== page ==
PHE refuses to change guidance on rapid point-of-care antibody testing
Public Health England has stated that it will not change its policy around rapid point-of-care antibody testing, despite warnings from the SAGE committee. The organisation has decided not to change its advice against rapid COVID-19 antibody tests despite evidence provided to Government that these are performing well. The report on COVID-19 antibody testing, published on 17 July 2020, was presented to the government’s Scientific Advisory Group for Emergencies (SAGE) at its meeting on 2 July 2020. Evidence was presented that showed “some of the commercial [rapid point-of-care (POC) antibody] tests that have come to market more recently are performing well”.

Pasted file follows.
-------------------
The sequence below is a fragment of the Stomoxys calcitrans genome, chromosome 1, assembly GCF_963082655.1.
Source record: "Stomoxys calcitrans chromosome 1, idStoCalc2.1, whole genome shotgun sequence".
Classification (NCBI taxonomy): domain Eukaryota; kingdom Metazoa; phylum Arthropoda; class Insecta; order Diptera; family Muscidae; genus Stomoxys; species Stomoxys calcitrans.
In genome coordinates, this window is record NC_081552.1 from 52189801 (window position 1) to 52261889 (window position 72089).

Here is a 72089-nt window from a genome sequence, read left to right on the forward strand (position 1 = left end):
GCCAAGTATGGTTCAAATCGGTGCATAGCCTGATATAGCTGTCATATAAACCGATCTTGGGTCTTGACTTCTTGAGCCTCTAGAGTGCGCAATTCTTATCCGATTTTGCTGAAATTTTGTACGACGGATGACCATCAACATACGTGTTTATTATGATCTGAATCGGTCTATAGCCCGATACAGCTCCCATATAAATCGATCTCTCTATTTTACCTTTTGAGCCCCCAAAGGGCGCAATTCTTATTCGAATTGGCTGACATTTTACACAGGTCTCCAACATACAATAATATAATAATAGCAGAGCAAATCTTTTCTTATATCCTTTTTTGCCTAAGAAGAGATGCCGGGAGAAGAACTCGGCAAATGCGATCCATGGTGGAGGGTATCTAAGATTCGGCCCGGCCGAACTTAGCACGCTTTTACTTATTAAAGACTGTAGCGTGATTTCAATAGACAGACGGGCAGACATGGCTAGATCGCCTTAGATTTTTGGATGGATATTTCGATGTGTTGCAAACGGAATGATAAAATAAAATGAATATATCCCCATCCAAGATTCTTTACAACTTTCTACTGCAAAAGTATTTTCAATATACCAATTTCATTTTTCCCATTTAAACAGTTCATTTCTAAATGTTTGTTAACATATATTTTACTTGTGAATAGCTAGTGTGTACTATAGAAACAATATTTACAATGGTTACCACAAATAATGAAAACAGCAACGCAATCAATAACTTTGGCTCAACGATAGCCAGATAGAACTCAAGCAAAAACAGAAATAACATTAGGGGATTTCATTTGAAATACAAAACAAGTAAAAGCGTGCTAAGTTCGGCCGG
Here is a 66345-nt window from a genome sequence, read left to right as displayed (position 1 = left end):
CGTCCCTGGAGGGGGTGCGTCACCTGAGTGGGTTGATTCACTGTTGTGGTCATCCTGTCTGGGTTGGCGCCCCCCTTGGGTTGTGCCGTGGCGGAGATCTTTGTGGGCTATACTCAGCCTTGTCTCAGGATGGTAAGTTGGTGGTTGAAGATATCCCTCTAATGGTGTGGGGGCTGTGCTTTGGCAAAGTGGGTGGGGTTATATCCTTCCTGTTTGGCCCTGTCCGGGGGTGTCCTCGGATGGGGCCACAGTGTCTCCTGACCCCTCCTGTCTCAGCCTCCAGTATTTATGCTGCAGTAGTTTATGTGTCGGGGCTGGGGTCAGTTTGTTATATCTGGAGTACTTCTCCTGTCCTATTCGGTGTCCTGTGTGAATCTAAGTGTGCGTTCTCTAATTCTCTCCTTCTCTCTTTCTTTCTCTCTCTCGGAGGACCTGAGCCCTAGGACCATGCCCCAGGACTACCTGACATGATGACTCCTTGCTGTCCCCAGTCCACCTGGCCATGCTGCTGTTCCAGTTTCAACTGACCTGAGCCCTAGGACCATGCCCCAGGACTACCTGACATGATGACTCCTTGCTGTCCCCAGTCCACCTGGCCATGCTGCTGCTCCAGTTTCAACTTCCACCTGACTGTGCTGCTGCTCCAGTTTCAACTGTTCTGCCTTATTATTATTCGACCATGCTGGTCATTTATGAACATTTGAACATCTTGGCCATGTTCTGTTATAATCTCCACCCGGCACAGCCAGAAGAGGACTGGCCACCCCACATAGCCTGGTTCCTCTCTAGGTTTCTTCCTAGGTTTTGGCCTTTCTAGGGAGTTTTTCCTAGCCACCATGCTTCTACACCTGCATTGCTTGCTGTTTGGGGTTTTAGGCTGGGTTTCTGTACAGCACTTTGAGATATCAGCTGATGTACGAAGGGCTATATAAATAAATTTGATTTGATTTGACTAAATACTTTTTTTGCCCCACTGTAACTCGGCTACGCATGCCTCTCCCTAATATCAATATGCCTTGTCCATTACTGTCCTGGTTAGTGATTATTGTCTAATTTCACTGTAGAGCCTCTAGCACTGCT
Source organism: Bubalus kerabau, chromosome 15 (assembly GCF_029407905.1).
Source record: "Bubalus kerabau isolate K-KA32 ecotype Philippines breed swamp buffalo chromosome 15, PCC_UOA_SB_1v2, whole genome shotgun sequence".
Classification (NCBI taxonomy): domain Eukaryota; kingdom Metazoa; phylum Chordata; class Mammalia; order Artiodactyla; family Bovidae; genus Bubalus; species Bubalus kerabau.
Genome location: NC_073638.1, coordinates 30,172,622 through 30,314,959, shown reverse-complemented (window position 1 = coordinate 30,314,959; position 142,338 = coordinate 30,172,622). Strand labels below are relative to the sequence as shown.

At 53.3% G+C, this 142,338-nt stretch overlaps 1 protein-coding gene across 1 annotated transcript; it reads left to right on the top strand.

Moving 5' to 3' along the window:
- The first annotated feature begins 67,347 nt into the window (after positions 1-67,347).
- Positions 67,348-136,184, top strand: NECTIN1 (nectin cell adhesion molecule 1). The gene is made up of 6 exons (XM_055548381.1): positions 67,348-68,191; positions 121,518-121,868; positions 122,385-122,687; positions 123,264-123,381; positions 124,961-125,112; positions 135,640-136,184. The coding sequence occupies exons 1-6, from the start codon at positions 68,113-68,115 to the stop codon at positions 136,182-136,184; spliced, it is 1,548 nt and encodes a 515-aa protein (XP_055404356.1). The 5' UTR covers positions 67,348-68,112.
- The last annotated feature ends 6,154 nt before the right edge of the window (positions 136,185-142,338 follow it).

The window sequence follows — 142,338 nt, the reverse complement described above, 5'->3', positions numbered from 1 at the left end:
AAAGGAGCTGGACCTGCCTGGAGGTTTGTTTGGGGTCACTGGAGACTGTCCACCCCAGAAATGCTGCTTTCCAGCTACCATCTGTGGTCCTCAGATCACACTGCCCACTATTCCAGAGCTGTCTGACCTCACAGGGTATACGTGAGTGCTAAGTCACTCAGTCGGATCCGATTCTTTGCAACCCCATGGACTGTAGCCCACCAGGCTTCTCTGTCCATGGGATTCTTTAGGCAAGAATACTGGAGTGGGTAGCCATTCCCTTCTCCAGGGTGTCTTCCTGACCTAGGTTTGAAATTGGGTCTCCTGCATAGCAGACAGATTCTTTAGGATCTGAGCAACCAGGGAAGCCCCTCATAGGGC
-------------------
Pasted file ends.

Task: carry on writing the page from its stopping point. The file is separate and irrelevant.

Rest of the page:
14 tests have been assessed by the Government’s antibody testing study. PHE maintains that there will be a ‘substantial number’ of people whose results ‘will be called wrongly’. Legally, rapid POC antibody tests can be sold to members of the public, provided they are CE-marked. However, pharmacies/high street retailers are advised against doing so by both PHE and the General Pharmaceutical Council. The Department of Health and Social Care has stated that it is continuing to work with industry to identify further safe and accurate tests which may be used at home. Results are expected in late summer from a rapid POC antibody test study of 2,500 NHS volunteers recruited by MHRA, PHE and the DHSC.